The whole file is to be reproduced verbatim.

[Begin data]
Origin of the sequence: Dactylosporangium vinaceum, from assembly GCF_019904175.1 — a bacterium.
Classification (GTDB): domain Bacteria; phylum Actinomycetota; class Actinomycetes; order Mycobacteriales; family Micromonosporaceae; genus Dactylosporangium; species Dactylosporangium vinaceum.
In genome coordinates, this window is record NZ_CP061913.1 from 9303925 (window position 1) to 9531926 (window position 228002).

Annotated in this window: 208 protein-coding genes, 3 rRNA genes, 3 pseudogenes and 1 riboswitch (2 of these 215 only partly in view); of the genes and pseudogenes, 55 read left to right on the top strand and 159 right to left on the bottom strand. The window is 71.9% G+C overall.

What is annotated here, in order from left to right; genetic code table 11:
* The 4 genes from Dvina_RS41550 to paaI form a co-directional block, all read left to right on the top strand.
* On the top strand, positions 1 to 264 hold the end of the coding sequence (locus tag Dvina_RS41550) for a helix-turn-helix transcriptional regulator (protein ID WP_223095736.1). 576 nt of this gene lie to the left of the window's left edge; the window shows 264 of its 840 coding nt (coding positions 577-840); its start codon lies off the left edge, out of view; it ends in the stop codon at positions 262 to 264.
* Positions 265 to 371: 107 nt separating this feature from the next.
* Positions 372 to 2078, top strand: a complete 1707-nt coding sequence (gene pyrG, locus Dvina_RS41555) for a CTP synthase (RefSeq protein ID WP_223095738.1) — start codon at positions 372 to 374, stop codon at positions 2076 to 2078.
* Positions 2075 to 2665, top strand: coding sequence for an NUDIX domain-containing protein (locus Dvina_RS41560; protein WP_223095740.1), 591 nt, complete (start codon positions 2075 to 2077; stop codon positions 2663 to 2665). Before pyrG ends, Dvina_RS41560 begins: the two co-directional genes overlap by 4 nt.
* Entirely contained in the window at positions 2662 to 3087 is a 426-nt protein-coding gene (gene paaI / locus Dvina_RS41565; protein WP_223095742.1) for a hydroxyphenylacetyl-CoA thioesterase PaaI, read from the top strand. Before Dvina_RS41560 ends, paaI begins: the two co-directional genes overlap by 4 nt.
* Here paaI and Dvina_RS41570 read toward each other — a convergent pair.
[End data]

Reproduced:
Origin of the sequence: Dactylosporangium vinaceum, from assembly GCF_019904175.1 — a bacterium.
Classification (GTDB): domain Bacteria; phylum Actinomycetota; class Actinomycetes; order Mycobacteriales; family Micromonosporaceae; genus Dactylosporangium; species Dactylosporangium vinaceum.
In genome coordinates, this window is record NZ_CP061913.1 from 9303925 (window position 1) to 9531926 (window position 228002).

Annotated in this window: 208 protein-coding genes, 3 rRNA genes, 3 pseudogenes and 1 riboswitch (2 of these 215 only partly in view); of the genes and pseudogenes, 55 read left to right on the top strand and 159 right to left on the bottom strand. The window is 71.9% G+C overall.

What is annotated here, in order from left to right; genetic code table 11:
* The 4 genes from Dvina_RS41550 to paaI form a co-directional block, all read left to right on the top strand.
* On the top strand, positions 1 to 264 hold the end of the coding sequence (locus tag Dvina_RS41550) for a helix-turn-helix transcriptional regulator (protein ID WP_223095736.1). 576 nt of this gene lie to the left of the window's left edge; the window shows 264 of its 840 coding nt (coding positions 577-840); its start codon lies off the left edge, out of view; it ends in the stop codon at positions 262 to 264.
* Positions 265 to 371: 107 nt separating this feature from the next.
* Positions 372 to 2078, top strand: a complete 1707-nt coding sequence (gene pyrG, locus Dvina_RS41555) for a CTP synthase (RefSeq protein ID WP_223095738.1) — start codon at positions 372 to 374, stop codon at positions 2076 to 2078.
* Positions 2075 to 2665, top strand: coding sequence for an NUDIX domain-containing protein (locus Dvina_RS41560; protein WP_223095740.1), 591 nt, complete (start codon positions 2075 to 2077; stop codon positions 2663 to 2665). Before pyrG ends, Dvina_RS41560 begins: the two co-directional genes overlap by 4 nt.
* Entirely contained in the window at positions 2662 to 3087 is a 426-nt protein-coding gene (gene paaI / locus Dvina_RS41565; protein WP_223095742.1) for a hydroxyphenylacetyl-CoA thioesterase PaaI, read from the top strand. Before Dvina_RS41560 ends, paaI begins: the two co-directional genes overlap by 4 nt.
* Here paaI and Dvina_RS41570 read toward each other — a convergent pair.